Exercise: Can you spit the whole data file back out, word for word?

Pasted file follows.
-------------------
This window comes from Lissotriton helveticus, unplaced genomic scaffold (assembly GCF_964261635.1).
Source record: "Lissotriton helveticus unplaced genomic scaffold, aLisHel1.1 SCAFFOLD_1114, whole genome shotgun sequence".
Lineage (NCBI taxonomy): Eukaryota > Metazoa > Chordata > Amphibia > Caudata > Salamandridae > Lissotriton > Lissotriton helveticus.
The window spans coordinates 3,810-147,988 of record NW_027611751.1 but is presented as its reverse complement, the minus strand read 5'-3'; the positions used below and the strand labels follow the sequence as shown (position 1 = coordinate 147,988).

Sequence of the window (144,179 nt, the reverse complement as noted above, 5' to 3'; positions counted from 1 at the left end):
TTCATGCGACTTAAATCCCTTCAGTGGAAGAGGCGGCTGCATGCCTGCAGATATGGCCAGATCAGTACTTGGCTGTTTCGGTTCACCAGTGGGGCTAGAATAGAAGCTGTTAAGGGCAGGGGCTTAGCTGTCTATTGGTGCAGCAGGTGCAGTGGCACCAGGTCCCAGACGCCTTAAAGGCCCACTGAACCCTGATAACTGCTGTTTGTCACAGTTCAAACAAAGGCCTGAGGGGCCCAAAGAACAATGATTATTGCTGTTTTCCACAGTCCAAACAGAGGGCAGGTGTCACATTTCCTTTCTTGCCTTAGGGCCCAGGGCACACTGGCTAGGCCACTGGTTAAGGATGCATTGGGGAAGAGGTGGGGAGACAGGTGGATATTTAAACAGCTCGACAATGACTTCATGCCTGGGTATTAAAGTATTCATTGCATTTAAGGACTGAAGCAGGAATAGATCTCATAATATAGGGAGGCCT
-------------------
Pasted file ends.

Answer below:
This window comes from Lissotriton helveticus, unplaced genomic scaffold (assembly GCF_964261635.1).
Source record: "Lissotriton helveticus unplaced genomic scaffold, aLisHel1.1 SCAFFOLD_1114, whole genome shotgun sequence".
Lineage (NCBI taxonomy): Eukaryota > Metazoa > Chordata > Amphibia > Caudata > Salamandridae > Lissotriton > Lissotriton helveticus.
The window spans coordinates 3,810-147,988 of record NW_027611751.1 but is presented as its reverse complement, the minus strand read 5'-3'; the positions used below and the strand labels follow the sequence as shown (position 1 = coordinate 147,988).

Sequence of the window (144,179 nt, the reverse complement as noted above, 5' to 3'; positions counted from 1 at the left end):
TTCATGCGACTTAAATCCCTTCAGTGGAAGAGGCGGCTGCATGCCTGCAGATATGGCCAGATCAGTACTTGGCTGTTTCGGTTCACCAGTGGGGCTAGAATAGAAGCTGTTAAGGGCAGGGGCTTAGCTGTCTATTGGTGCAGCAGGTGCAGTGGCACCAGGTCCCAGACGCCTTAAAGGCCCACTGAACCCTGATAACTGCTGTTTGTCACAGTTCAAACAAAGGCCTGAGGGGCCCAAAGAACAATGATTATTGCTGTTTTCCACAGTCCAAACAGAGGGCAGGTGTCACATTTCCTTTCTTGCCTTAGGGCCCAGGGCACACTGGCTAGGCCACTGGTTAAGGATGCATTGGGGAAGAGGTGGGGAGACAGGTGGATATTTAAACAGCTCGACAATGACTTCATGCCTGGGTATTAAAGTATTCATTGCATTTAAGGACTGAAGCAGGAATAGATCTCATAATATAGGGAGGCCT